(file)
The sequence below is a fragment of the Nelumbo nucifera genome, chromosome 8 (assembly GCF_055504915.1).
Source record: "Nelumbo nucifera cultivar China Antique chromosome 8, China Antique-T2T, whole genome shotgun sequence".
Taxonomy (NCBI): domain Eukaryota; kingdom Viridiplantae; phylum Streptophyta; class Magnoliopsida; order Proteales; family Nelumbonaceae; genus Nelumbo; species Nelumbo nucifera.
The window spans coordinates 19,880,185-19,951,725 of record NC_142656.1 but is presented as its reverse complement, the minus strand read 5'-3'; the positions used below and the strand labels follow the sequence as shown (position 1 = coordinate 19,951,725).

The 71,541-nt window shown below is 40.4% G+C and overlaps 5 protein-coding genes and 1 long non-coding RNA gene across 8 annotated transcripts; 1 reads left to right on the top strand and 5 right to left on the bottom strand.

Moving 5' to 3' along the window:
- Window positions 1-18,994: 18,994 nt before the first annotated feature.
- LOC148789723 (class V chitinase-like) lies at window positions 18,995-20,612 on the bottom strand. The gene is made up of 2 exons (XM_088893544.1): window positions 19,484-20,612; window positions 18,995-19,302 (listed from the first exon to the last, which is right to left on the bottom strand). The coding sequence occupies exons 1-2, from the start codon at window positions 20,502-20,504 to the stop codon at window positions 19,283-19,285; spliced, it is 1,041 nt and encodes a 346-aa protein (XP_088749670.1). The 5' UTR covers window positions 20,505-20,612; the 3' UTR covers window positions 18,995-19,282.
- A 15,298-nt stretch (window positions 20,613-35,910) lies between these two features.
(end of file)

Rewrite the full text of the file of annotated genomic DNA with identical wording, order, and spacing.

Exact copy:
The sequence below is a fragment of the Nelumbo nucifera genome, chromosome 8 (assembly GCF_055504915.1).
Source record: "Nelumbo nucifera cultivar China Antique chromosome 8, China Antique-T2T, whole genome shotgun sequence".
Taxonomy (NCBI): domain Eukaryota; kingdom Viridiplantae; phylum Streptophyta; class Magnoliopsida; order Proteales; family Nelumbonaceae; genus Nelumbo; species Nelumbo nucifera.
The window spans coordinates 19,880,185-19,951,725 of record NC_142656.1 but is presented as its reverse complement, the minus strand read 5'-3'; the positions used below and the strand labels follow the sequence as shown (position 1 = coordinate 19,951,725).

The 71,541-nt window shown below is 40.4% G+C and overlaps 5 protein-coding genes and 1 long non-coding RNA gene across 8 annotated transcripts; 1 reads left to right on the top strand and 5 right to left on the bottom strand.

Moving 5' to 3' along the window:
- Window positions 1-18,994: 18,994 nt before the first annotated feature.
- LOC148789723 (class V chitinase-like) lies at window positions 18,995-20,612 on the bottom strand. The gene is made up of 2 exons (XM_088893544.1): window positions 19,484-20,612; window positions 18,995-19,302 (listed from the first exon to the last, which is right to left on the bottom strand). The coding sequence occupies exons 1-2, from the start codon at window positions 20,502-20,504 to the stop codon at window positions 19,283-19,285; spliced, it is 1,041 nt and encodes a 346-aa protein (XP_088749670.1). The 5' UTR covers window positions 20,505-20,612; the 3' UTR covers window positions 18,995-19,282.
- A 15,298-nt stretch (window positions 20,613-35,910) lies between these two features.